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Bhagavad Gita Chapter 8 Verse 21

भगवद् गीता अध्याय 8 श्लोक 21

अव्यक्तोऽक्षर इत्युक्तस्तमाहुः परमां गतिम्।
यं प्राप्य न निवर्तन्ते तद्धाम परमं मम।।8.21।।

English Translation - Swami Gambirananda

8.21 He who has been mentioned as the Unmanifested, the Immutable, they call Him the supreme Goal. That is the supreme abode of Mine, reaching which they do not return.

English Translation - Swami Sivananda

8.21 What is called the Unmanifested and the Imperishable, That they say is the highest goal. They who reach It do not return (to this Samsara). That is My highest abode (place or state).

English Translation - Dr. S. Sankaranarayan

8.21. [The scriptures] speak of This as Unmanifest and Changeless and declare This is to be the highest Goal. Having attained which people do not return, this is My highest abode.

English Commentary - Swami Sivananda

8.21 अव्यक्तः unmanifested? अक्षरः imperishable? इति thus? उक्तः called? तम् That? आहुः (they) say? परमाम् the highest? गतिम् goal (path)? यम् which? प्राप्य having reached? न not? निवर्तन्ते return? तत् that? धाम abode (place or state)? परमम् highest? मम My.Commentary Para Brahman is called the Unmanifested because It cannot be perceived by the senses. It is called the Imperishable also. It is allpervading? allpermeating and interpenetrating. Para Brahman is the highest Goal. There is nothing higher than It. This is the true nondual state free from all sorts of limiting adjuncts. The attainment of Brahmaloka (the region of the Creator) etc.? is inferior to this. Only by realising the Self is one liberated from Samsara. (Cf.XII.3?XV.6)

English Translation of Sanskrit Commentary By Sri Shankaracharya's

8.21 He Himself who has been uktah, meantioned; as avyaktah, Unmanifest; the aksarah, Immutable; ahuh, they call; tam, Him-that very unmanifest Reality which is termed as the Immutable; the paramam, supreme; gatim, Goal. Tat, That; is the paramam, supreme; dhama, abode, i.e. the supreme State; mama, of Mine, of Visnu; yam prapya, reaching which Reality; na nivartante, they do not return to the worldly state. The means for gaining That is being stated:

English Translation of Commentary - Dr. S. Sankaranarayan

8.21 See Comment under 8.22

English Translation of Ramanuja's Sanskrit Commentary

8.20 - 8.21 Superior, as an object of human end, to this unmanifest (Avyakta), which is inanimate Prakrti, there is another state of being, of a kind different from this, but also called Avyakta. It has only knowledge-form and is also unmanifest. It is the self, Atman. It is unmanifest because It cannot be apprehended by any means of knowledge (Pramanas). The meaning is that Its nature is unie and that It can be known only to Itself. That is, It can be understood only vaguely in the ordinary ways of knowing. It is eternal, namely, ever-enduring, because It is not subject to origination and annihilation. In texts like For those who meditate on the imperishable, undefinable, the unmanifest (12.3) and The imperishable is called the unchanging (15.16) - that being the self. It has been called the unmanifest (Avyakta) and imperishable (Aksara); when all material elements like ether, etc., with their causes and effects are annihilated, the self is not annihilated in spite of It being found alone with all the elements. [The elements are what constitute the bodies of beings.] The knowers of the Vedas declare It as the highest end. The meaning is that the imperishable entity which has been denoted by the term highest goal in the passage, Whosoever abandons the body and departs (in the manner described) reaches the highest state (Dhama) (8.13), is the self (Atman) abiding in Its essential nature free from the contact with the Prakrti. This self, which abides thus in Its essential nature, by attaining which It does not return, - this is My highest abode, i.e., is the highest object of My control. The inanimate Prakrti is one object of My control. The animate Prakrti associated with this inanimate Prakrti is the second object of My control. The pristine nature of the freed self, free from contact with inanimate matter, is the highest object of My rule. Such is the meaning. This state is also one of non-return to Samsara. Or the term dhama may signify luminosity. And luminosity connotes knowledge. The essential nature of the freed self is boundless knowledge, or supreme light, which stands in contrast to the shrunken knowledge of the self, when involved in Prakrti. [The description given above is that of Kaivalya, the state of self-luminous existence as the pure self]. Sri Krsna now teaches that the object of attainment for the Jnanin, is totally different from this:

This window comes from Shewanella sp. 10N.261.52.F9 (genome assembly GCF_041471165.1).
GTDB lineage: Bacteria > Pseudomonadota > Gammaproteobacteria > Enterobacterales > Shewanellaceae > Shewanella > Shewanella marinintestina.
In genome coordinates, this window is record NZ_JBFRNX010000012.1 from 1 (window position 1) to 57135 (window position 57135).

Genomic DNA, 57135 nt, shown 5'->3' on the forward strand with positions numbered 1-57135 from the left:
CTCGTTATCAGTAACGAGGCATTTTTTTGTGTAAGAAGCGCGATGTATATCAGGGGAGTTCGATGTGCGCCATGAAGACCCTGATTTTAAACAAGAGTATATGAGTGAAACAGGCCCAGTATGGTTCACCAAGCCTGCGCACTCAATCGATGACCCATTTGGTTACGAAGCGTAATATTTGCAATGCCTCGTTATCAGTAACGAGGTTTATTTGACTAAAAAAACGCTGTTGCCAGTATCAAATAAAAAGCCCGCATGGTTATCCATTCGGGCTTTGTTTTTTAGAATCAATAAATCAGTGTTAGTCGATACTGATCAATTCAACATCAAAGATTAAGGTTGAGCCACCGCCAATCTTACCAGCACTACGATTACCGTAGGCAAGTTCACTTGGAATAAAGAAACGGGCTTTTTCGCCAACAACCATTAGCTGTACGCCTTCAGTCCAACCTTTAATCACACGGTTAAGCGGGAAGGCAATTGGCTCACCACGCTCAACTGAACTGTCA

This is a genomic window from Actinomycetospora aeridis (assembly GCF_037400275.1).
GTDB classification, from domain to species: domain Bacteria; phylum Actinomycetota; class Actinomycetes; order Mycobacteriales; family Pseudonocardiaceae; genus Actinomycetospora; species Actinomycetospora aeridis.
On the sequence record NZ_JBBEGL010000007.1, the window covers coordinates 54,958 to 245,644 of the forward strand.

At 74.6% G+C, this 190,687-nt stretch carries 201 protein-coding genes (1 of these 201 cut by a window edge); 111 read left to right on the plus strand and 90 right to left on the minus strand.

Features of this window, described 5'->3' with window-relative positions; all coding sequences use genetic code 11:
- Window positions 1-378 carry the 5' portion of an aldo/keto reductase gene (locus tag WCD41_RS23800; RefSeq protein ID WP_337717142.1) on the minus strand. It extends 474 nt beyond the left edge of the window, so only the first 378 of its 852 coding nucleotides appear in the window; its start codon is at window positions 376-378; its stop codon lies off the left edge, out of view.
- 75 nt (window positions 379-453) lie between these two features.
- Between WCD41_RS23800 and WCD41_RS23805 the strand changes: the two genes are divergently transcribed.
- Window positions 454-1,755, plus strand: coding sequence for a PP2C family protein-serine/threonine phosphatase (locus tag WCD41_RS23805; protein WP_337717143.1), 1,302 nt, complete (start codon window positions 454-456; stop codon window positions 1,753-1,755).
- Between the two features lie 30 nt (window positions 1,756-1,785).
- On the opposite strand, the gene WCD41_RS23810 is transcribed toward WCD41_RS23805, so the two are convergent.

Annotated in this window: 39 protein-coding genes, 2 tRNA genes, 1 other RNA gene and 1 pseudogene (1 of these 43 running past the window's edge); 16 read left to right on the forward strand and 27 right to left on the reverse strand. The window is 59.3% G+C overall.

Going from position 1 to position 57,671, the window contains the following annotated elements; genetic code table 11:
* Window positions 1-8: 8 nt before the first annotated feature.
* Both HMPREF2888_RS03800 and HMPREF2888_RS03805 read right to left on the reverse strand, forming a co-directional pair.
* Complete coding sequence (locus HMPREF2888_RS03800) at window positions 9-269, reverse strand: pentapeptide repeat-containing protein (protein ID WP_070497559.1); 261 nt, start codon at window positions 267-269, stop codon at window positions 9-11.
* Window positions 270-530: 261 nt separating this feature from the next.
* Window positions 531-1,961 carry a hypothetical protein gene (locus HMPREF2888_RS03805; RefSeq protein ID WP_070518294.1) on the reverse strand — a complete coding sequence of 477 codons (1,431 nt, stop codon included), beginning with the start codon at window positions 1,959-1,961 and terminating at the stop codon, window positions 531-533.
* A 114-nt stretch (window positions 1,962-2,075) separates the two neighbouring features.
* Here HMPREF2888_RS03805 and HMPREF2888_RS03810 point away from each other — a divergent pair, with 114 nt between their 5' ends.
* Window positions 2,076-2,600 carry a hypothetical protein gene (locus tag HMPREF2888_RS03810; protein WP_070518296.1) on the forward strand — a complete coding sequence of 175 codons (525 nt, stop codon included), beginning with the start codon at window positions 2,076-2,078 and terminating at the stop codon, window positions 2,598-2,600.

Commentary - Chakravarthi Ji

The word avyakta of the previous verse is explained. That which is avyakta is without destruction: Narayana. As the sruti says, eko narayana asin na brahma na ca sankarah: one Narayana existed, and not Brahma or Siva. Attaining my eternal form (mama paramam dhama), they do not return. The word aksara may also be interpreted as the impersonal brahman, in which case dhama paramam mama means “my form of light,” since dhama also means “light.”

Rudra Vaishnava Sampradaya - Commentary

Lord Krishna now gives the evidence for His avyakta or unmanifest being aksara or imperishable having neither birth or destruction and impossible to be perceived by the mind and senses. The Mundaka Upanisad I.I.VII states: Similarly from the aksara this creation comes into being. The aksara is declared to be paramam gatim the supreme goal of human existence and the ultimate destination. The Katha Upanisad III.XI states: There is nothing higher than the Purusha. He is the ultimate reality and the paramam gatim. The proof of it being the supreme goal is verified by the words na nivarttante meaning one never returns again to the material worldsonce they attain Lord Krishnas supreme dhama or abode. The six causative case by the word mama meaning my is used in the sense of identity as when one states Rahus head which is all that remains of Rahu, it means only that. Therefore Lord Krishna, Himself is the paramam gatim and no other. This is the purport.

Brahma Vaishnava Sampradaya - Commentary

The avyakta the unmanifest and aksara the indestructible is the resplendent Supreme Lord, Krishna Himself, upon whom attaining there is no more returning to samsara the perpetual cycle of birth and death. The Garuda Purana states: The avyakta is the Supreme Lord Himself. It shows the use of the word dhama or abode as also denoting the resplendent form of the Supreme Lord. Showing that the resplendent Supreme Lords form and abode are both indicated such are the confidential meanings understood by those of spiritual wisdom.